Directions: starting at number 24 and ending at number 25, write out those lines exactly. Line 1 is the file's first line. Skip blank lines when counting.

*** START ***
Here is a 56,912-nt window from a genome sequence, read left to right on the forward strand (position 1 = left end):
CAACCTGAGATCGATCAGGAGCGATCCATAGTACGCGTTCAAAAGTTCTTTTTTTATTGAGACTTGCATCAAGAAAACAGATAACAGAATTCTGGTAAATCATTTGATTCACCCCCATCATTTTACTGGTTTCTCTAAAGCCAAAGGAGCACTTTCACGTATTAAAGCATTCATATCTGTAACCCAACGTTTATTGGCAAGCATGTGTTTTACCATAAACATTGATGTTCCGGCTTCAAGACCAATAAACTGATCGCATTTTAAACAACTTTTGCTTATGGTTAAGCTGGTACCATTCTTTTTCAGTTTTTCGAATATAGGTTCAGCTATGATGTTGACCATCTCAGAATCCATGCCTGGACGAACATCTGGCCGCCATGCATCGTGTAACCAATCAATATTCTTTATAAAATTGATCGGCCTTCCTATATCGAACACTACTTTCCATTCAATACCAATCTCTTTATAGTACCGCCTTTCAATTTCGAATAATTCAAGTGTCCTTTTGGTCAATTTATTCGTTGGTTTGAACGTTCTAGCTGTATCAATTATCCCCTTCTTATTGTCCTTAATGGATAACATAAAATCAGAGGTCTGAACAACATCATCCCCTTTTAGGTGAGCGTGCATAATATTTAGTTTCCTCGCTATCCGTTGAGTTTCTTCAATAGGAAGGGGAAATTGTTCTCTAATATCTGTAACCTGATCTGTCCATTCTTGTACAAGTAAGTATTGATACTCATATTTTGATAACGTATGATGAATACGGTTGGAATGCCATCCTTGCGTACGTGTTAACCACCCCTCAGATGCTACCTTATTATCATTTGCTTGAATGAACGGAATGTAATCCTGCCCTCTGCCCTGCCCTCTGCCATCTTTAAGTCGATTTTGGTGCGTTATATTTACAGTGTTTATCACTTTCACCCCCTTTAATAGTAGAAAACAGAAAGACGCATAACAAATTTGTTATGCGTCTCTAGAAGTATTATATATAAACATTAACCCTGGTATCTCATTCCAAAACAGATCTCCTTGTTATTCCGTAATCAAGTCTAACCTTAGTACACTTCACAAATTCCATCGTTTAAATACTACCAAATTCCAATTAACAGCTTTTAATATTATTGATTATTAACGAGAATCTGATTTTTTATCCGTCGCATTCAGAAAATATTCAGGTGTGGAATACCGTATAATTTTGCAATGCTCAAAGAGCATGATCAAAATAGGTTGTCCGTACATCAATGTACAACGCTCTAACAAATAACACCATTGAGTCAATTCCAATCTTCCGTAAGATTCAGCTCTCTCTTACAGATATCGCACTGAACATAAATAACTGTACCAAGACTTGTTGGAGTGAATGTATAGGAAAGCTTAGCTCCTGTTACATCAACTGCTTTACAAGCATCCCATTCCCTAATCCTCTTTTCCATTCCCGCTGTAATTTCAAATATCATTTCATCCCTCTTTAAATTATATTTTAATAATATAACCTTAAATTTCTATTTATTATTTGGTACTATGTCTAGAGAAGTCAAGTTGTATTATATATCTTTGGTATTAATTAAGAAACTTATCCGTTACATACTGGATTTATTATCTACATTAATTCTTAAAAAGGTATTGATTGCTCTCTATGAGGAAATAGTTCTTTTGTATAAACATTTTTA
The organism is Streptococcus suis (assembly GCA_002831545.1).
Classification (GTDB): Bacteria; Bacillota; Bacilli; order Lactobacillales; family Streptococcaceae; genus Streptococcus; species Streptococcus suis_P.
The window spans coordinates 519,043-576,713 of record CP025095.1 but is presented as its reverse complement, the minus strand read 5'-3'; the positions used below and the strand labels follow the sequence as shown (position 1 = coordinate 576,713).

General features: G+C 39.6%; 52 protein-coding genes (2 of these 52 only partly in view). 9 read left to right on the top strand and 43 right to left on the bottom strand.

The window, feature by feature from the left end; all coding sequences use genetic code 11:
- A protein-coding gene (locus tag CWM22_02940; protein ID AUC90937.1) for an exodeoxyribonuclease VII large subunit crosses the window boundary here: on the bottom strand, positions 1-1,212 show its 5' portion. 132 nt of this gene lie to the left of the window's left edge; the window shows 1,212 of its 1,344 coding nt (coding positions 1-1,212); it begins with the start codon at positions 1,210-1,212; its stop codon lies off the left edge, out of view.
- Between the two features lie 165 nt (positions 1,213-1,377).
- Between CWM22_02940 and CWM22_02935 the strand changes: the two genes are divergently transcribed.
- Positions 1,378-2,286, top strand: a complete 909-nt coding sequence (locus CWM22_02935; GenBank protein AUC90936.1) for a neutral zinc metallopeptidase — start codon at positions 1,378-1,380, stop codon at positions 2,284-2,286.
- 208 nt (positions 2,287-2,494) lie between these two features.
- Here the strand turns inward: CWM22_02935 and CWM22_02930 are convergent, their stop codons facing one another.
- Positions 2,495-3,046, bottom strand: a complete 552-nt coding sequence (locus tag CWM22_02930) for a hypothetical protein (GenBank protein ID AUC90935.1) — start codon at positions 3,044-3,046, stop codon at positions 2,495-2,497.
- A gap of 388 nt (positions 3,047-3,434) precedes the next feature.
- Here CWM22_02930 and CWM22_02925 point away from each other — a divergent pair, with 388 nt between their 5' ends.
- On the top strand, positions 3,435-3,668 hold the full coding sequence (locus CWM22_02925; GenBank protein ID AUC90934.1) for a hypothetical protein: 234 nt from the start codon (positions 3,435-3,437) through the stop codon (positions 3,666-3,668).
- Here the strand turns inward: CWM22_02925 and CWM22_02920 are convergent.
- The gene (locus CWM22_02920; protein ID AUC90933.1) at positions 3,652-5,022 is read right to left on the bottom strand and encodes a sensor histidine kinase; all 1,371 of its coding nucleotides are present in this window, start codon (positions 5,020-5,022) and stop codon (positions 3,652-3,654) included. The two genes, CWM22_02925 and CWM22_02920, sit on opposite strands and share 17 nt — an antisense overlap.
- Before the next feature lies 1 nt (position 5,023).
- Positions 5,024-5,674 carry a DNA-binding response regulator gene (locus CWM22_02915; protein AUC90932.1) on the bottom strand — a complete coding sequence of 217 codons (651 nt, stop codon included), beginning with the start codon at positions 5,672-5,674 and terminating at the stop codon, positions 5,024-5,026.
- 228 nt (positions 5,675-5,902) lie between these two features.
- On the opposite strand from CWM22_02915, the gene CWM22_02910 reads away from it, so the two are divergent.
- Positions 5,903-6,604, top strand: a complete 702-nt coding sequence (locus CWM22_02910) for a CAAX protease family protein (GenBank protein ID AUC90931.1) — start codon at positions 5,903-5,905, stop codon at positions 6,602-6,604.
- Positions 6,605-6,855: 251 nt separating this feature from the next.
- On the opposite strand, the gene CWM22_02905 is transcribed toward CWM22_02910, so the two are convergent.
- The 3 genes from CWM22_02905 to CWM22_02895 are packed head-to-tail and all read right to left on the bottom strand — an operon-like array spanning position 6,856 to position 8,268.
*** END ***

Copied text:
- Positions 5,903-6,604, top strand: a complete 702-nt coding sequence (locus CWM22_02910) for a CAAX protease family protein (GenBank protein ID AUC90931.1) — start codon at positions 5,903-5,905, stop codon at positions 6,602-6,604.
- Positions 6,605-6,855: 251 nt separating this feature from the next.